Geely has finally bought Terrafugia, the famous flying car we’ve been hearing so much about for years. So, what does this mean for the future of flying cars and other vertical take-off and landing (VTOL) vehicles?
Does Geely’s Terrafugia Acquisition Mean VTOL Are Taking Off?
Geely is one heck of a smart company. It not only managed to bring back Volvo from bankruptcy but also made it one of the most relevant car companies on the planet. Geely also managed to leave the Volvo culture alone and let the car company continue to do what it does best — make darn great cars. We can now only wait for the electric vehicles (EV) it has been promising us. In any case, the Volvo acquisition by Geely is something every automaker needs to keep in its acquisition 101 classroom filing cabinet.
When Geely started talking to Terrafugia, the news was viewed positively, but how would it work? If Geely’s management of Volvo so far was any indication, that’s some seriously good news for the flying car maker, Terrafugia.
Now that the acquisition is finally happening, we should soon get a closer view of how things will roll … or fly.
Making Sense of Geely Investing in Terrafugia
Terrafugia was founded in 2006 by five MIT grads with a vision and passion to change the way we move through our environment. And by November 13th, 2017, it became part of Zhejiang Geely Holding Group, which is also part of Geely Holding, joining Volvo and other EV projects the company has.
VTOLs, flying cars, and flying taxis are hot news items these days. Deciphering the potential from the buying sprees is not easy. One thing is for certain, though — while Elon Musk buries himself under the ground with hyperloops and out into space, in between those two, Boeing bought the Aurora Flight Science, Airbus testing its Vahana VTOL, and, of course, Uber is jumping into the flying taxi concept. In other words, flying cars are high on everyone’s radar. Strangely enough, Tesla is absent from that race — at least, so far.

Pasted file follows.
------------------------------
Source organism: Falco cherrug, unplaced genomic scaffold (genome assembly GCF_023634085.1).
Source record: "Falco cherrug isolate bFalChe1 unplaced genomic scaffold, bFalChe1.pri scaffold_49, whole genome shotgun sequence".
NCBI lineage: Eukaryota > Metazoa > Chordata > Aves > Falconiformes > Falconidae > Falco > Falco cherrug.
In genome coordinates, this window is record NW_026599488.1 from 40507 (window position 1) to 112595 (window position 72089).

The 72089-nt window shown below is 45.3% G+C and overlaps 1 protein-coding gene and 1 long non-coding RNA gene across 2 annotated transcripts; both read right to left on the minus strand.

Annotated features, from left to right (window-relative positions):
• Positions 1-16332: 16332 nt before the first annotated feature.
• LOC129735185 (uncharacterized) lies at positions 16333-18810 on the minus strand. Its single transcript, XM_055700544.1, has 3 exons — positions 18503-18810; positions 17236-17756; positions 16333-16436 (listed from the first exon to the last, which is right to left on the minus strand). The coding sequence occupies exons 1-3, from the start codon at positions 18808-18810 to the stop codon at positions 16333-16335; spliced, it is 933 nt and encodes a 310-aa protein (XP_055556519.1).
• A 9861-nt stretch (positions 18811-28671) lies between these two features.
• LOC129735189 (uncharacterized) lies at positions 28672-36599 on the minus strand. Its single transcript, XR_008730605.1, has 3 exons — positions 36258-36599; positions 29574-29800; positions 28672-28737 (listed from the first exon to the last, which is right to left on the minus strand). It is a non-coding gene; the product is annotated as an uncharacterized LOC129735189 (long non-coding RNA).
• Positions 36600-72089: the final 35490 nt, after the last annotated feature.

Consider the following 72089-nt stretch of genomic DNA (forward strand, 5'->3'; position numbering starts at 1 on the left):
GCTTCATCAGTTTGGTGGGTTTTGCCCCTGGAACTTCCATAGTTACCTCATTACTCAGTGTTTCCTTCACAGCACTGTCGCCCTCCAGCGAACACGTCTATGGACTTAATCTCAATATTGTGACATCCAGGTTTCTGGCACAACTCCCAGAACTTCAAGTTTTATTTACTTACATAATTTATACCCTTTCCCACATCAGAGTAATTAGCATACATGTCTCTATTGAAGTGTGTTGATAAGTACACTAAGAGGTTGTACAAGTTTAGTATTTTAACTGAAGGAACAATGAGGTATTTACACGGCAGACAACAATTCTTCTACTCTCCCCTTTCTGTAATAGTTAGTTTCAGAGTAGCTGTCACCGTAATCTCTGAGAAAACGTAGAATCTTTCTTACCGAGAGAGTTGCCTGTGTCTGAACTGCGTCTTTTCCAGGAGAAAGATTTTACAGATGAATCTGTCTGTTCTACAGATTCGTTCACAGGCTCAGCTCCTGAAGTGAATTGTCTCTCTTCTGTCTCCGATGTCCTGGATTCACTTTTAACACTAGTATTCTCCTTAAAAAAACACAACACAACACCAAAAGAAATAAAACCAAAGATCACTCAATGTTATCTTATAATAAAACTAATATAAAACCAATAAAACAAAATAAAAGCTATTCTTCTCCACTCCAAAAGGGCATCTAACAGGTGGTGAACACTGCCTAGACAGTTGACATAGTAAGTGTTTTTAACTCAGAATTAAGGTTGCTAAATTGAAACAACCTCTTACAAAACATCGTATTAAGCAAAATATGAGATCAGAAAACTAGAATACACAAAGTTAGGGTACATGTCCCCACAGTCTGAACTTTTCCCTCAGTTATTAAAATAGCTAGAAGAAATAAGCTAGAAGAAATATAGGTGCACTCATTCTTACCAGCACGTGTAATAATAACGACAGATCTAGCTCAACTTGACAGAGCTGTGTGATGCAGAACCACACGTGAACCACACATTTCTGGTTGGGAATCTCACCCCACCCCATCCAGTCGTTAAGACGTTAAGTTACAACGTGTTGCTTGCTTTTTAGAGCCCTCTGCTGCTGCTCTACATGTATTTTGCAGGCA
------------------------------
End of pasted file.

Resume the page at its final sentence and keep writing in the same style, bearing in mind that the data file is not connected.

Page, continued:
Terrafugia believes it can get its first flying car into production within the next two years. The winged flying car will require general aviation fields for taking off and landing. And no, that means at the first sign of a traffic jam, you can’t just take off … sigh. The idea is to have a car that is flexible enough to change plans, go to the local airport, fly to a landing field, and avoiding the ever crowded and growing congestion on roads.
Terrafugia is not stopping there, though. It wants to embrace the love VTOLs have received over the past few years and hopes to have one ready by 2023.
According to Li Shufu, Zhejiang Geely Holding Group Founder and Chairman: “This is a tremendously exciting sector and we believe that Terrafugia is ideally positioned to change mobility as we currently understand it and herald the development of a new industry in doing so. … Our investment in the company reflects our shared belief in their vision and we are committed to extending our full support to Terrafugia, leveraging the synergies provided by our international operations and track record of innovation, to make the flying car a reality.”
2017 definitely has been the year of flying cars and VTOLs, and Geely finally buying Terrafugia certainly reinforces the trend. Who’s next?
You can follow Terrafugia on Facebook, Google +, YouTube, LinkedIn, and Instagram.
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